A: The powers that be Ė the trademark owners, Hollywood studios, people that want to protect their trademarks, law firms that represent those clients, down the road others like copyright holders.There are a coupleÖAs I said there are some consumer organizations, like the Markel Foundation, that are trying to work within the system to represent the average internet Joe.But again I am skeptical.I donít see how that process works.The thing about Ė I used to have a professor at college who I once asked and this was twenty years agoÖAt that time there were just interactive T.V. experiments and I can remember into him at the end of a political science lecture and I said, ďSoon everyone will be voting by pushing a button on top of the T.V. Isnít that a great thing.Ē He said, ďThat would be a terrible thing because citizenship implies more than just voting. It is taking an active part in the affairs of the place you live.ĒThatís the problem with ICANN.You need more than just a way to get some people to vote.You need some sort of way for people to take part their own affairs and I donít see how ICANN could do that.

Q: Whatís the major obstacle to that? Is it that ICANN needs to be global and if itís going to be participatory and global, it will never be efficient?Or is it a function of complex interests at home that arenít going to allow it to succeed?

A: I guess, the structure of ICANN.It is a not for profit corporation.I believe it is a non-voting, not for profit.The stockholders or the members of a not for profit donít vote.Itís not voting. So you basically have a board that runs everything.The board by their own grace and favor will set up a system where they are elected, but there are no voting members.I donít think theyíve changed the incorporation papers to make it a voting thing.Even if it were a voting, not for profit, thatís not a government.Thatís not a governing system to me.A not for profit? I am not sure thereís going to be any centralized thing, a global institution that runs everything.I have an open mind.I donít know what is going to happen.But I donít think ICANN is going to last very long.

Q: What will bring it down?

A: At one point, they are going to try to do something that is a little bit too much.The people who donít like it wil complain to Congress or the Commerce Department or in other countries and theyíll just kill it or take away itís powers.What theyíve done is very little and itís not even on everyoneís radar screen.Law students are following it and certain reporters but my parents donít know about it.What have they done?They have an arbitration system for domain names and I think that is it.Now they want to introduce some top level domainsÖbut that is really nothing.They would argue that weíre not supposed to do anything.Everyone has it wrong.Weíre just a technical [group] that works out the domain name system.Everybody who is cryingÖwell, weíre really not.If they do very little minor things, I think theyíll last.If they do big things like what youíd expect a government would do, they wonít last.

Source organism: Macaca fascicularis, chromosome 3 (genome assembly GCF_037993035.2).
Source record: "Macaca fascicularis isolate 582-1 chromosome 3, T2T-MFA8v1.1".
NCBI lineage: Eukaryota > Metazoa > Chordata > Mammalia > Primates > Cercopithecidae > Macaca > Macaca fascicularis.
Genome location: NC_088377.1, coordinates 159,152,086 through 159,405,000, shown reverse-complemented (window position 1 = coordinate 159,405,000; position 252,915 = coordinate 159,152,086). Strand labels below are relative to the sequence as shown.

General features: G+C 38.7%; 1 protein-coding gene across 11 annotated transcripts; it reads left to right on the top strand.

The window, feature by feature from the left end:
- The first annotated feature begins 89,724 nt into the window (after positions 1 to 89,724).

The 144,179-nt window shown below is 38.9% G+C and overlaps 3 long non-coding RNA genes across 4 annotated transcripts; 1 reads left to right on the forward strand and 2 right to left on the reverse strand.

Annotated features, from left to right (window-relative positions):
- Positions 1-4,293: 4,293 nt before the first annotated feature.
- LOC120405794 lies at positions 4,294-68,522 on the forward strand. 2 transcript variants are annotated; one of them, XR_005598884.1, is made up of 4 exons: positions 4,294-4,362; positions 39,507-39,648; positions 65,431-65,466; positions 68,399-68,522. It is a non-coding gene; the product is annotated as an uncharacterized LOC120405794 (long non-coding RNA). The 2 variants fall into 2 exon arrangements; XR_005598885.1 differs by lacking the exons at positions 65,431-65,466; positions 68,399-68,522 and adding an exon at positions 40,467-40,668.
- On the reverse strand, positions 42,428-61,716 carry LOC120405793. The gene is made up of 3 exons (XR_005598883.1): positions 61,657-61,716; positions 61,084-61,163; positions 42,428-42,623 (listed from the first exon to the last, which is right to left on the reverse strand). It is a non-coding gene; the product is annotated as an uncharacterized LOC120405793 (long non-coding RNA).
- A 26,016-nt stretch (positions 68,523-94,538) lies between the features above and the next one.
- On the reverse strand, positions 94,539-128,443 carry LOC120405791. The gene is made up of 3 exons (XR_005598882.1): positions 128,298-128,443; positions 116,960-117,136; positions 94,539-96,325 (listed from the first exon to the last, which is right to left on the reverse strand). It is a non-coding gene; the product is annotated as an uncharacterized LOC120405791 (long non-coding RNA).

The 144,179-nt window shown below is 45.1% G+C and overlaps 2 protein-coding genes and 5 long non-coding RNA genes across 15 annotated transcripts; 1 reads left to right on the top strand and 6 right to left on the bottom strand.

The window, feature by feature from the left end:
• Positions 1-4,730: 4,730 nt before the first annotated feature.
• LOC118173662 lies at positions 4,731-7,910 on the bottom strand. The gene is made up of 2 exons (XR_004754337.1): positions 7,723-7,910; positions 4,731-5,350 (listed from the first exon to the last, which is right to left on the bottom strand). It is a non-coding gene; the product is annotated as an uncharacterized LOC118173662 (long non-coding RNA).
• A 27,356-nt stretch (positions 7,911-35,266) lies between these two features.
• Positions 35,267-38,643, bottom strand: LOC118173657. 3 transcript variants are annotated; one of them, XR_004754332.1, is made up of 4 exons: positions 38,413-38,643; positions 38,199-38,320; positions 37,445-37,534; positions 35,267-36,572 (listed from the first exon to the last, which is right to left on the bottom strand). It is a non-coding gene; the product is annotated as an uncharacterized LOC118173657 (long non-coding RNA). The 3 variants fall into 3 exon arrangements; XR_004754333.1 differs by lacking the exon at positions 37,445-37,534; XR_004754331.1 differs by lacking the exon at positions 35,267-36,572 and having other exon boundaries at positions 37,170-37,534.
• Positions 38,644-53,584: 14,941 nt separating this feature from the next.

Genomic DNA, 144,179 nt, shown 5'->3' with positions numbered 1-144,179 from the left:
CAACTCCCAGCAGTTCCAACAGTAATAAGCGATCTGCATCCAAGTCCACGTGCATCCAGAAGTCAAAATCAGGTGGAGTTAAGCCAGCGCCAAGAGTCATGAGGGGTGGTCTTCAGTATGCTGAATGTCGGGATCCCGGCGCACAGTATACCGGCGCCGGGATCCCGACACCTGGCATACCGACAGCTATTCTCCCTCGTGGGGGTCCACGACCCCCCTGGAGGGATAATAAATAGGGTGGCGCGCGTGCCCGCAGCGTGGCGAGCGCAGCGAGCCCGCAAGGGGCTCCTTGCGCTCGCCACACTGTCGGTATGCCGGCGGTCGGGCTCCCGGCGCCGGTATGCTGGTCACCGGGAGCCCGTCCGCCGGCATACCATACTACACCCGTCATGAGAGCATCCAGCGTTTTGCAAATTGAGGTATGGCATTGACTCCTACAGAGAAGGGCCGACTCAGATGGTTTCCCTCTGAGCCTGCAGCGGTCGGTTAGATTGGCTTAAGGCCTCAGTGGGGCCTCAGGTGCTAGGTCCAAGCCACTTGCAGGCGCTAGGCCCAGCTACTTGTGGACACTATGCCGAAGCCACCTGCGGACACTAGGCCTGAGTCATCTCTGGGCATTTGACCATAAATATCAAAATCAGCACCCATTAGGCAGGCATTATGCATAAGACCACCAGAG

CONSENSUS: Does Consensus Limit ICANNís Authority?

Q: It sounds a little bit like you are in agreement with ICANNís argument about the way consensus works to check what they can do Ė that, as you say, if they do something that really oversteps what people think is appropriate for them, it will all fall apart.Is that right?

A: Well, that happened with the tax.Possibly.I do think that if they did anything large, the rug would be pulled out from under them.But I donít see them asÖwhen I think of internet governance, I donít think about ICANN.I think about this crazy quiltÖwhat are the rules on the net? Various court decisions, to me.Thereís no real laws at this point.Thereís no global organization doing anything.The World Trade Organization. I think some of the ICANN stuff and some of the U.S. laws are in harmonization with W.T.O. laws, but thereís nothing reallyÖthereís nothing.Thatís what I keep getting back to.I think what we are seeing is that the early part of the internet is just very chaotic.

CONSENSUS: Defining Consensus

Q: Letís go back to that consensus idea for a second.When you hear people in ICANN talking about consensus, what do you understand them as meaning?

A: What are they saying? I donít follow it that closely.

Q: Well that they take decisions by consensusÖ.

A: Whose consensus?That kind of bubbles up through these supporting organizations?Well, what decisions are you referring to?

Q: For example, the Uniform Dispute Resolution Policy.

A: Well, I donít know.

CONSENSUS: Is Consensus the Right Standard?